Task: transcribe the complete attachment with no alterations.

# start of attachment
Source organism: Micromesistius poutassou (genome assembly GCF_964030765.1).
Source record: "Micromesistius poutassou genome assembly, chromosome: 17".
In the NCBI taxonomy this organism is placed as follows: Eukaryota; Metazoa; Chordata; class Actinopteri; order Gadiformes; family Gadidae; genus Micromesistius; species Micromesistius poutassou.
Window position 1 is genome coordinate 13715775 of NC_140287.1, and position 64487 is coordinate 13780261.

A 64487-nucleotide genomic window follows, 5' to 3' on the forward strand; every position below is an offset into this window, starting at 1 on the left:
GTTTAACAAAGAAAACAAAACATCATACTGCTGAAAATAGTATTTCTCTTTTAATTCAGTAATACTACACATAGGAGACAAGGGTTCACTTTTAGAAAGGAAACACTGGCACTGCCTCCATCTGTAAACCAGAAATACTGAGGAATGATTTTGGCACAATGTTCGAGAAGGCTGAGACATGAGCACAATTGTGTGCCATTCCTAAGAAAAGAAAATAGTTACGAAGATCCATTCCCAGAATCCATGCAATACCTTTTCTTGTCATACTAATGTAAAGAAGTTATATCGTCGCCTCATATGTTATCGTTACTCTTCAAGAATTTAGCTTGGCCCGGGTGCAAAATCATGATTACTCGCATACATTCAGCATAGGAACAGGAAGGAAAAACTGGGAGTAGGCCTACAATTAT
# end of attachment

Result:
Source organism: Micromesistius poutassou (genome assembly GCF_964030765.1).
Source record: "Micromesistius poutassou genome assembly, chromosome: 17".
In the NCBI taxonomy this organism is placed as follows: Eukaryota; Metazoa; Chordata; class Actinopteri; order Gadiformes; family Gadidae; genus Micromesistius; species Micromesistius poutassou.
Window position 1 is genome coordinate 13715775 of NC_140287.1, and position 64487 is coordinate 13780261.

A 64487-nucleotide genomic window follows, 5' to 3' on the forward strand; every position below is an offset into this window, starting at 1 on the left:
GTTTAACAAAGAAAACAAAACATCATACTGCTGAAAATAGTATTTCTCTTTTAATTCAGTAATACTACACATAGGAGACAAGGGTTCACTTTTAGAAAGGAAACACTGGCACTGCCTCCATCTGTAAACCAGAAATACTGAGGAATGATTTTGGCACAATGTTCGAGAAGGCTGAGACATGAGCACAATTGTGTGCCATTCCTAAGAAAAGAAAATAGTTACGAAGATCCATTCCCAGAATCCATGCAATACCTTTTCTTGTCATACTAATGTAAAGAAGTTATATCGTCGCCTCATATGTTATCGTTACTCTTCAAGAATTTAGCTTGGCCCGGGTGCAAAATCATGATTACTCGCATACATTCAGCATAGGAACAGGAAGGAAAAACTGGGAGTAGGCCTACAATTAT